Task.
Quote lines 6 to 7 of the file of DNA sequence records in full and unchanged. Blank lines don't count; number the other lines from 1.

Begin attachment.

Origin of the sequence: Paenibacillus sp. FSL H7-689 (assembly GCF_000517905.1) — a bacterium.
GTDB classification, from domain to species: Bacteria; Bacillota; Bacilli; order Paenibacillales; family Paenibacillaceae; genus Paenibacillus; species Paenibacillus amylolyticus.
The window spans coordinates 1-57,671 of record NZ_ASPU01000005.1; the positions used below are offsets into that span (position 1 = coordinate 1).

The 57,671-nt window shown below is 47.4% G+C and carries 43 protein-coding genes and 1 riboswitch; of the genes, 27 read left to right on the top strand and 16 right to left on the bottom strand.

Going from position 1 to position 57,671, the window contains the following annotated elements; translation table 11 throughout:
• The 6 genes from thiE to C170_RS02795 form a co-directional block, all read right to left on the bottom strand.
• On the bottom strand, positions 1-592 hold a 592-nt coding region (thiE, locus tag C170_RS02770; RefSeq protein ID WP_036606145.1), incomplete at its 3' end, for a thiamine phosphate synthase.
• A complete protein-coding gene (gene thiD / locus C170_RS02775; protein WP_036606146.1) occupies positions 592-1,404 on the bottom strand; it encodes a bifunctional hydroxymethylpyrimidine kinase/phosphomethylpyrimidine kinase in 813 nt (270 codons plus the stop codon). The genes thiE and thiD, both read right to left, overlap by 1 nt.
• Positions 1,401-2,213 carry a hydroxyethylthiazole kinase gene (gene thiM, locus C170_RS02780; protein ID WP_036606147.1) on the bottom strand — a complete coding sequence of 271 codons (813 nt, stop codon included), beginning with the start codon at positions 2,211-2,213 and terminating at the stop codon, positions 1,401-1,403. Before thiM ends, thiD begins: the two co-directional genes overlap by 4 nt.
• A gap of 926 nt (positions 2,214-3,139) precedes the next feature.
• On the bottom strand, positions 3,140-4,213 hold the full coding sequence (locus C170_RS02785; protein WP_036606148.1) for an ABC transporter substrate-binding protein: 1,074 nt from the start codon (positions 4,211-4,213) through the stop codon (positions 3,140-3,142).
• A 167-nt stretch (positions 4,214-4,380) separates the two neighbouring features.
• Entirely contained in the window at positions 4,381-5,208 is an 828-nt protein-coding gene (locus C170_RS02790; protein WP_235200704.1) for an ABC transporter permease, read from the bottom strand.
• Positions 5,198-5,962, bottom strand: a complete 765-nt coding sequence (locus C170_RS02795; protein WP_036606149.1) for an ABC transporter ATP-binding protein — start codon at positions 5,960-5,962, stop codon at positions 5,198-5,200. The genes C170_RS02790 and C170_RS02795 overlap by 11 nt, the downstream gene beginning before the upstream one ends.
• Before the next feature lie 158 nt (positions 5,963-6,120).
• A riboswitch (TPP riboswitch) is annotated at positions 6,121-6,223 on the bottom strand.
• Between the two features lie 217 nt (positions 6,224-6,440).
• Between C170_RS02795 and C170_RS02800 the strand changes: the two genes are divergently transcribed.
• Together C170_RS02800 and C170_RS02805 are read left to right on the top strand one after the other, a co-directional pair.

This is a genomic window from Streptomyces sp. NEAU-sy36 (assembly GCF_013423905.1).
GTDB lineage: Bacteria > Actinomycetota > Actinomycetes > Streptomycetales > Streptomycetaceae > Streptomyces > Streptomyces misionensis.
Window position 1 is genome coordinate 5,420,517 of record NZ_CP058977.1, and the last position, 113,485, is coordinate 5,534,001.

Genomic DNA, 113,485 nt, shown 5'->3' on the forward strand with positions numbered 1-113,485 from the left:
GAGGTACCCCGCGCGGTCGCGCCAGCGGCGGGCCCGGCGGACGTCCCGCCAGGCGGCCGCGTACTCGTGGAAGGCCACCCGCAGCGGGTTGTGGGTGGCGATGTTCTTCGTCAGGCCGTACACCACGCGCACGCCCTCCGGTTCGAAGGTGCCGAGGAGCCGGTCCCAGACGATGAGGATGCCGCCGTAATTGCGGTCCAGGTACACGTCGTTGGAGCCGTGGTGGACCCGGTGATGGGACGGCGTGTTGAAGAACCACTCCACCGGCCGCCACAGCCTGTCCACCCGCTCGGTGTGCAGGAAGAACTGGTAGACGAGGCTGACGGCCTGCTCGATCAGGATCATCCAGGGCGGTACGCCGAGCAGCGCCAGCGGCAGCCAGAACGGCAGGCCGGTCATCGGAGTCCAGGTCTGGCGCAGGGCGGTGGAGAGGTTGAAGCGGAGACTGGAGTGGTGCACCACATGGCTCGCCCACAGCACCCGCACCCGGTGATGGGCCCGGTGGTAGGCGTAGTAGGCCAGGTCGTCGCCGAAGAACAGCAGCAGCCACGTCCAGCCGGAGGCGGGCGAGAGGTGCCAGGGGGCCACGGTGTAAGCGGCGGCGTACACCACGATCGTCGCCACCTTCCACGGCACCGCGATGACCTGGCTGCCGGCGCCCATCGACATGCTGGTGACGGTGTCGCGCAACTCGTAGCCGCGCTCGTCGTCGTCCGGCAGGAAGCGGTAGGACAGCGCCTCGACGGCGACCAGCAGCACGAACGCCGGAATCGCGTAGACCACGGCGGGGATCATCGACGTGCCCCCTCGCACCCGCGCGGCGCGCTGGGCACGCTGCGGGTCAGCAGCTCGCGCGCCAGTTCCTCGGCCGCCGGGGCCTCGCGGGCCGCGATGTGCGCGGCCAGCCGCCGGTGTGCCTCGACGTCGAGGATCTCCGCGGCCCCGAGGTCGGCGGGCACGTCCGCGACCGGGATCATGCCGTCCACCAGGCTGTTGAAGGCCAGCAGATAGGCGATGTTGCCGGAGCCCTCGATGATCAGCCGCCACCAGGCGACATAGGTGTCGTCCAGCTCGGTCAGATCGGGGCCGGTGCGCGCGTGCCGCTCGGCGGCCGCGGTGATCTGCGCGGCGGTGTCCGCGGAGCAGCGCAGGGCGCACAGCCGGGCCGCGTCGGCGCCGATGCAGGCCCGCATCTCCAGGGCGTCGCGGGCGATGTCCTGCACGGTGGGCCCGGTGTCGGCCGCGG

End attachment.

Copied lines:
• The 6 genes from thiE to C170_RS02795 form a co-directional block, all read right to left on the bottom strand.
• On the bottom strand, positions 1-592 hold a 592-nt coding region (thiE, locus tag C170_RS02770; RefSeq protein ID WP_036606145.1), incomplete at its 3' end, for a thiamine phosphate synthase.